Who are you? Recognising researchers with ORCID identifiers

30 Jun, 2015


Strategic insights can only be as strong as the evidence they’re built upon, and evidence about researchers and their activities can be surprisingly hard to come by. Jonathon Kram of the Evaluation Team at Wellcome explains the importance of infrastructure and the reasoning behind Wellcome’s new mandate for Open Researcher and Contributor iDs. This article was originally published on the ORCID blog.

We at Wellcome are happy to announce that we’re about to start mandating ORCID as part of our grant application process. Starting in August 2015, we will ask all applicants to provide an ORCID iD when they sign up with our grant application system – creating one takes just 30 seconds at and, if you haven’t seen an ORCID iD before, the best introduction is to check out an example.

The simplicity of a single profile, however, belies its true power: as plumbing. By allocating and centralising the identities of researchers, systems which previously could not exchange flows of data now can. By moving from full names to unique identifiers (referring to Dr Craig Roberts as 0000-0002-9641-6101, rather than “C. Roberts”) different interested parties can start reliably talking about the same people, which is a vital first step toward any deeper understanding of researchers, artists, and their activities.

B0003198 Genetic fingerprinting - print + sequence Credit: J. Pendjiky & D. Becker. Wellcome Images Genetic fingerprinting - close-up of a human finger showing the pattern of whorls and ridges making up the fingerprint. DNA sequence has been overlaid to follow the unique pattern of the individual's fingerprint. Published:  -  Copyrighted work available under Creative Commons by-nc-nd 4.0, see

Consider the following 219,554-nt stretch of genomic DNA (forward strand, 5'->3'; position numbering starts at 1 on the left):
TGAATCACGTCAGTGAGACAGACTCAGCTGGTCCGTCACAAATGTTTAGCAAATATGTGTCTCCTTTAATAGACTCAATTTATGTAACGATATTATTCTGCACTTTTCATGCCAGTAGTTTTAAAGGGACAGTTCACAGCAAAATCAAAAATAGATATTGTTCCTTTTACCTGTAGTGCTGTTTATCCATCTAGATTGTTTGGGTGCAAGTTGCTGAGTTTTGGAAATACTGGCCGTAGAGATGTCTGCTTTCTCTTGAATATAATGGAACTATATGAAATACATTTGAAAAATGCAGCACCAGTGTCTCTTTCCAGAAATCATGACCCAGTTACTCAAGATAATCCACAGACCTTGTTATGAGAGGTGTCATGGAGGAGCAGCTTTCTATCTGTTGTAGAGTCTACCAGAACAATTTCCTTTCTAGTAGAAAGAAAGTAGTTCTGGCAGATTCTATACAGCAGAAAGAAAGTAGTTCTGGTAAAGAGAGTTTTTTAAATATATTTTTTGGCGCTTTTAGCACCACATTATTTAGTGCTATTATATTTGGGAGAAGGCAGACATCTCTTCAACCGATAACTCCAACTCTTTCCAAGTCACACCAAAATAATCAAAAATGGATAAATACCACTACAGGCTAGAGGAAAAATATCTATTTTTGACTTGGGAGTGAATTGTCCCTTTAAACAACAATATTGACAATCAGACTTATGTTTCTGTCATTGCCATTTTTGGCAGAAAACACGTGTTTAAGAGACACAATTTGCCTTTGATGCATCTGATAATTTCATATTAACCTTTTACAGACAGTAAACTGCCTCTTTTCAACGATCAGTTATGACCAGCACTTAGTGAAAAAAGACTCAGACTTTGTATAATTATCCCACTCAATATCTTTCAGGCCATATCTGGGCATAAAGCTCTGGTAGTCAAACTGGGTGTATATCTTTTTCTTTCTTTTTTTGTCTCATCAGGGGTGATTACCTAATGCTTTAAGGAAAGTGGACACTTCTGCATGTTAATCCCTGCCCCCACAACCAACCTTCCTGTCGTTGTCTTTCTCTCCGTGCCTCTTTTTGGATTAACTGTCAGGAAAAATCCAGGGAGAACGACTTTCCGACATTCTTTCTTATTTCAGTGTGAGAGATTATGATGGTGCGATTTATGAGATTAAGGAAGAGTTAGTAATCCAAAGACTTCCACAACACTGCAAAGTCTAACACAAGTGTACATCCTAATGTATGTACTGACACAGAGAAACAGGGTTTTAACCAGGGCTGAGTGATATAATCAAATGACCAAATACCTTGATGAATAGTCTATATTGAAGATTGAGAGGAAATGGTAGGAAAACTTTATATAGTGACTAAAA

Nearly 1.5 million researchers across the globe have in some way recognised this value and created ORCID iD and an increasing number of publishers, funders, HEIs and researcher information platforms are now requesting the inclusion of an ORCID iD in their workflows. Speaking at the ORCID-CASRAI meeting in Barcelona this May, ORCID board member and Executive Editor and Head of Researcher Services at Nature Publishing Group, Veronique Kiermer summed up the state of affairs pithily:

“It was amazing to see the evolution of the concept of ORCID from the outreach meetings we held only a couple of years ago. It’s no longer about if ORCID is integrated but when.”

Getting these identifiers built into our research and researcher information platforms is one of the first steps on the road to improving the quality of information we have on our grantholders, and reducing the time taken and administrative burden required in applying for a grant.  It will also help keep us in touch with what is happening during the lifetime of the grant and potentially beyond.

This latter burden is especially important for the researchers and artists we fund who receive funding from multiple sources. We in the Evaluation Team at Wellcome Trust aren’t the only ones seeking insights about the activities we fund.  Everyone is becoming increasingly aware of the importance of rich and complex information on the outputs and impacts of funding, so everyone is asking similar questions of their grantholders: what have you produced?; how openly accessible is the work you’ve published?; what shape is your career trajectory taking, and how have we changed that?

B0000545 Comparitive DNA profiles of 14 people

We hope that by encouraging the use of an ORCID iD at many touchpoints across the research information infrastructure and by pre-populating our systems with data via the registry, researchers need only verify their information, instead of re-entering it in yet another (slightly different to the last) web form. We also recognise the potential for ORCID to help researchers get the credit they deserve for activities which don’t result in a publication output, such as peer review, which are currently difficult to quantify and acknowledge.

The capacity for widespread ORCID uptake to transform how we evaluate impacts and efficiently handle data is making the benefits of adoption clearer to system administrators and researchers alike. Currently, if we wish to gain insights about researchers, we have to commit to resource-intense efforts to even get a hold of the requisite data, encountering barriers as soon as any of our data collection systems try to talk to one another about individuals. The ability to uniquely identify contributors is a deceptively simple concept which, if realised, could enable forms of real-time understanding of scientific research that up to now have been extremely costly (if not impossible).